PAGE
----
Extracorporeal membrane oxygenation (ECMO) provides lung rest for moribund infants with congenital diaphragmatic hernia (CDH) after deterioration from a "honeymoon" period. This suggests that unstable pulmonary hypertension determines demise more than pulmonary hypoplasia. We avoided treating overwhelming pulmonary hypoplasia by using ECMO only if the premoribund condition had been marked by evidence of adequate lung parenchyma as a best preductal PO2>100 torr and PCO2<50 torr with maximal therapy. Twenty-six CDH infants with respiratory distress within 4 hours survived operation. Five were not ECMO candidates, with best PO2 33±9, PCO2 157±30 torr, and died. Seven honeymoon infants, with best PO2 325±80, PCO2 27±5, survived without ECMO. Fourteen additional infants had honeymoon 26±13 hours with PO2 256±48, PCO2 30±8 followed by a-AdO2 gradients 600 torr×16±4.5 hours despite maximal therapy. All 14 were treated with ECMO for 48 to 210 hours. Arterial blood gas values at initiation were PO2 34±6, PCO2 59±19, and pH 7.22±0.2. Right-to-left shunting due to pulmonary hypertension was documented by oximetry and two-dimensional echo/Doppler examination. Twelve of 14 (86%) ECMO-treated infants survived with normal arterial blood gas values on room air, no right-to-left shunting, and no gross neurologic sequellae to date. Two of 14 died. Improvement of ECMO was marked by positive hyperoxia response and decreased right-to-left shunting. Post-ECMO ventilator support was 120±32 hours. ECMO candidates had higher best PO2 (P<.01) and lower best PCO2 (P<.05) than non-ECMO candidates. Overwhelming pulmonary hypoplasia is not amenable to ECMO but infants who would succumb primarily to pulmonary hypertension can be identified and saved by ECMO.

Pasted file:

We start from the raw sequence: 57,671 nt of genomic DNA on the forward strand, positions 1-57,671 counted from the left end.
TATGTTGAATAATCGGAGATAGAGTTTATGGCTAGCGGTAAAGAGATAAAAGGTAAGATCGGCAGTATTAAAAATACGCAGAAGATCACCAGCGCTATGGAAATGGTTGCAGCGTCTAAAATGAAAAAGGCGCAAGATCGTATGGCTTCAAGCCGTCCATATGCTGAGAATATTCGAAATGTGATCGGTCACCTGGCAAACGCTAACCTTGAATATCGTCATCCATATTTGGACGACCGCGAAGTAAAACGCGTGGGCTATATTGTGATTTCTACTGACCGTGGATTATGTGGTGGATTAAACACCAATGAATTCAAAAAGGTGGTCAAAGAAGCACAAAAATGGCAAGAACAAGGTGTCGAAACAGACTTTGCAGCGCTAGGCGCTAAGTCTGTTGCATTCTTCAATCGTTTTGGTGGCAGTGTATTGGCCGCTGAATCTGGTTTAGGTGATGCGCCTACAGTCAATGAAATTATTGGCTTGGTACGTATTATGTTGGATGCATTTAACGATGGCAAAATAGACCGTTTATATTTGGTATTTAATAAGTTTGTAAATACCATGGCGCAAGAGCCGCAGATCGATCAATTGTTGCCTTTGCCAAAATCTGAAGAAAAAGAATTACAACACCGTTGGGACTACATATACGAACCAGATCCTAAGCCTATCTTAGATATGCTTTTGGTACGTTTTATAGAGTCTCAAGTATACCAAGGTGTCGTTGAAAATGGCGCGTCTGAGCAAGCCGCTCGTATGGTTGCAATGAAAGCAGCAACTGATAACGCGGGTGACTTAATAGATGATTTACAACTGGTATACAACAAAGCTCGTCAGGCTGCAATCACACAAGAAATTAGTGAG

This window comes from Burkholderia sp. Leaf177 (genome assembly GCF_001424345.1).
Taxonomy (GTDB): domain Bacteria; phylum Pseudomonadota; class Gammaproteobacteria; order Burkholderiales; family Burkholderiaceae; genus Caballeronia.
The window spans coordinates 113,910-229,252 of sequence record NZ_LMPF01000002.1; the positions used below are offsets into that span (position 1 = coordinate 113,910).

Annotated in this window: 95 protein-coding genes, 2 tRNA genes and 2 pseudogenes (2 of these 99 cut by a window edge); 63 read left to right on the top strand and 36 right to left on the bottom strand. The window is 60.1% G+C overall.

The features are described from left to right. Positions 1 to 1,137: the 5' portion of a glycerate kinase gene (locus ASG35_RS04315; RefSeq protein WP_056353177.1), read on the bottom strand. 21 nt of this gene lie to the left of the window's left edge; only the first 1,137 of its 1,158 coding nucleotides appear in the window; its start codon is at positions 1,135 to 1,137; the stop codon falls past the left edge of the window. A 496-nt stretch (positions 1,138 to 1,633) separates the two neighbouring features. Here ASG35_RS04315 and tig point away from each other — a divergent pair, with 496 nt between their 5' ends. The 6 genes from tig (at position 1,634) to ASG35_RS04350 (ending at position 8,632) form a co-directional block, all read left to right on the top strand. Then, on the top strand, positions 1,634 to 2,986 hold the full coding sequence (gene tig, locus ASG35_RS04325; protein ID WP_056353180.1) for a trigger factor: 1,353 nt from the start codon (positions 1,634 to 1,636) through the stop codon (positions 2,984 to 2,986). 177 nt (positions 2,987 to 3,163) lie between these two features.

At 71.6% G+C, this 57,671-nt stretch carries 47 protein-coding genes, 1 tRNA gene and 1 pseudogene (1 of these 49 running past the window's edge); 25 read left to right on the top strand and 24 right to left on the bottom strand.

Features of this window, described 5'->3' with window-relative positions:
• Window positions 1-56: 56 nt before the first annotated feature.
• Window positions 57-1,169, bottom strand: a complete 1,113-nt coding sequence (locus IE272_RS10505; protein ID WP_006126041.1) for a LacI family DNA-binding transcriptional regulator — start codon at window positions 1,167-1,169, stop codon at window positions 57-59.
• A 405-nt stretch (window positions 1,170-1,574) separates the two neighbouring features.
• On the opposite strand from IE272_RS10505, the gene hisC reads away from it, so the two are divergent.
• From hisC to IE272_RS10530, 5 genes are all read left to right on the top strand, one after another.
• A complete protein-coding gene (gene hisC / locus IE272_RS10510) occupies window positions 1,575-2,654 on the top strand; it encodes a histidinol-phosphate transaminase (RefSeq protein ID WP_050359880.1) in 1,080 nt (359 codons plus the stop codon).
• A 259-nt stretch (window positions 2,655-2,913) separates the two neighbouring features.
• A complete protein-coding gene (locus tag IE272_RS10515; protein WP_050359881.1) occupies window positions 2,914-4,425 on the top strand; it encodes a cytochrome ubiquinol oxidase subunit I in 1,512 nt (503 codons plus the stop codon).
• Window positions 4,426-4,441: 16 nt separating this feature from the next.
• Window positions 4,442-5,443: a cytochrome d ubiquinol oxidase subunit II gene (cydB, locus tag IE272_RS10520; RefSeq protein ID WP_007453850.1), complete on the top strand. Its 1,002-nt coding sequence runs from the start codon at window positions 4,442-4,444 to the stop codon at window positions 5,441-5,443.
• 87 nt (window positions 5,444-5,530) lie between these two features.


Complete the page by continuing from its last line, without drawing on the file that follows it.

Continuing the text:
All Science Journal Classification (ASJC) codes
- Pediatrics, Perinatology, and Child Health